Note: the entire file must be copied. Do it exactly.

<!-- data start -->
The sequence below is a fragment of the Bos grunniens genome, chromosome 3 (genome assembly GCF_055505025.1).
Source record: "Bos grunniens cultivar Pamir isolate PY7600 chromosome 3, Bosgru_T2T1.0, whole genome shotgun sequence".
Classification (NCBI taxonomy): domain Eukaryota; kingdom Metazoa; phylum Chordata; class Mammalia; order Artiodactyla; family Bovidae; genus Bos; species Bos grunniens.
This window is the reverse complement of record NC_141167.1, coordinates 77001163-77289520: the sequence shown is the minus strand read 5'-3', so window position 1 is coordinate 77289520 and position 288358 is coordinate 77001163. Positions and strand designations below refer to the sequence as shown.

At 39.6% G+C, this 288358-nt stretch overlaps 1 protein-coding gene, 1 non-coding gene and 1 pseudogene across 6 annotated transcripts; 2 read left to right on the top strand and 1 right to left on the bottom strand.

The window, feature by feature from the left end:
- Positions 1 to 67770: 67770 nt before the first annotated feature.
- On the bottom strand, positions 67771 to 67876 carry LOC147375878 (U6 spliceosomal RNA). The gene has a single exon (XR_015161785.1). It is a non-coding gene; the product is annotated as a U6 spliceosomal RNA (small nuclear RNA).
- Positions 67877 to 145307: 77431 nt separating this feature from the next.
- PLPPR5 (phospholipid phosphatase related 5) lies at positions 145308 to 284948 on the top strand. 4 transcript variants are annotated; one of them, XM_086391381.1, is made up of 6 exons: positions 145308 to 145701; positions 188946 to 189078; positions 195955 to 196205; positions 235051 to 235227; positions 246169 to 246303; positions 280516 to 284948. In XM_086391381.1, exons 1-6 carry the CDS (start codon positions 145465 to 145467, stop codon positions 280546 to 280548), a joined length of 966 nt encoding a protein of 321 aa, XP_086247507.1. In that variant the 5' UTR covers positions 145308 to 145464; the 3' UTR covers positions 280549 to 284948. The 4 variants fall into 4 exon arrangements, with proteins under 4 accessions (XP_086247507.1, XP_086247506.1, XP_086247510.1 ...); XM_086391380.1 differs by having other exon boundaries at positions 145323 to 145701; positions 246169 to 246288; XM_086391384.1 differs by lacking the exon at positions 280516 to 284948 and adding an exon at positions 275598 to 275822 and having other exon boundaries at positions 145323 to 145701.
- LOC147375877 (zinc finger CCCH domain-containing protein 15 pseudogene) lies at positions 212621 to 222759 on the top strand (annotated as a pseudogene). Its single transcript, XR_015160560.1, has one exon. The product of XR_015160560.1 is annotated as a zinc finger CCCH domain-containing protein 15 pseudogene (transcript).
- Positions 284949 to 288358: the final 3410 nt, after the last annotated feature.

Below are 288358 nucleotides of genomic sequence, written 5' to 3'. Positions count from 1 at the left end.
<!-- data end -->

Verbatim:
The sequence below is a fragment of the Bos grunniens genome, chromosome 3 (genome assembly GCF_055505025.1).
Source record: "Bos grunniens cultivar Pamir isolate PY7600 chromosome 3, Bosgru_T2T1.0, whole genome shotgun sequence".
Classification (NCBI taxonomy): domain Eukaryota; kingdom Metazoa; phylum Chordata; class Mammalia; order Artiodactyla; family Bovidae; genus Bos; species Bos grunniens.
This window is the reverse complement of record NC_141167.1, coordinates 77001163-77289520: the sequence shown is the minus strand read 5'-3', so window position 1 is coordinate 77289520 and position 288358 is coordinate 77001163. Positions and strand designations below refer to the sequence as shown.

At 39.6% G+C, this 288358-nt stretch overlaps 1 protein-coding gene, 1 non-coding gene and 1 pseudogene across 6 annotated transcripts; 2 read left to right on the top strand and 1 right to left on the bottom strand.

The window, feature by feature from the left end:
- Positions 1 to 67770: 67770 nt before the first annotated feature.
- On the bottom strand, positions 67771 to 67876 carry LOC147375878 (U6 spliceosomal RNA). The gene has a single exon (XR_015161785.1). It is a non-coding gene; the product is annotated as a U6 spliceosomal RNA (small nuclear RNA).
- Positions 67877 to 145307: 77431 nt separating this feature from the next.
- PLPPR5 (phospholipid phosphatase related 5) lies at positions 145308 to 284948 on the top strand. 4 transcript variants are annotated; one of them, XM_086391381.1, is made up of 6 exons: positions 145308 to 145701; positions 188946 to 189078; positions 195955 to 196205; positions 235051 to 235227; positions 246169 to 246303; positions 280516 to 284948. In XM_086391381.1, exons 1-6 carry the CDS (start codon positions 145465 to 145467, stop codon positions 280546 to 280548), a joined length of 966 nt encoding a protein of 321 aa, XP_086247507.1. In that variant the 5' UTR covers positions 145308 to 145464; the 3' UTR covers positions 280549 to 284948. The 4 variants fall into 4 exon arrangements, with proteins under 4 accessions (XP_086247507.1, XP_086247506.1, XP_086247510.1 ...); XM_086391380.1 differs by having other exon boundaries at positions 145323 to 145701; positions 246169 to 246288; XM_086391384.1 differs by lacking the exon at positions 280516 to 284948 and adding an exon at positions 275598 to 275822 and having other exon boundaries at positions 145323 to 145701.
- LOC147375877 (zinc finger CCCH domain-containing protein 15 pseudogene) lies at positions 212621 to 222759 on the top strand (annotated as a pseudogene). Its single transcript, XR_015160560.1, has one exon. The product of XR_015160560.1 is annotated as a zinc finger CCCH domain-containing protein 15 pseudogene (transcript).
- Positions 284949 to 288358: the final 3410 nt, after the last annotated feature.

Below are 288358 nucleotides of genomic sequence, written 5' to 3'. Positions count from 1 at the left end.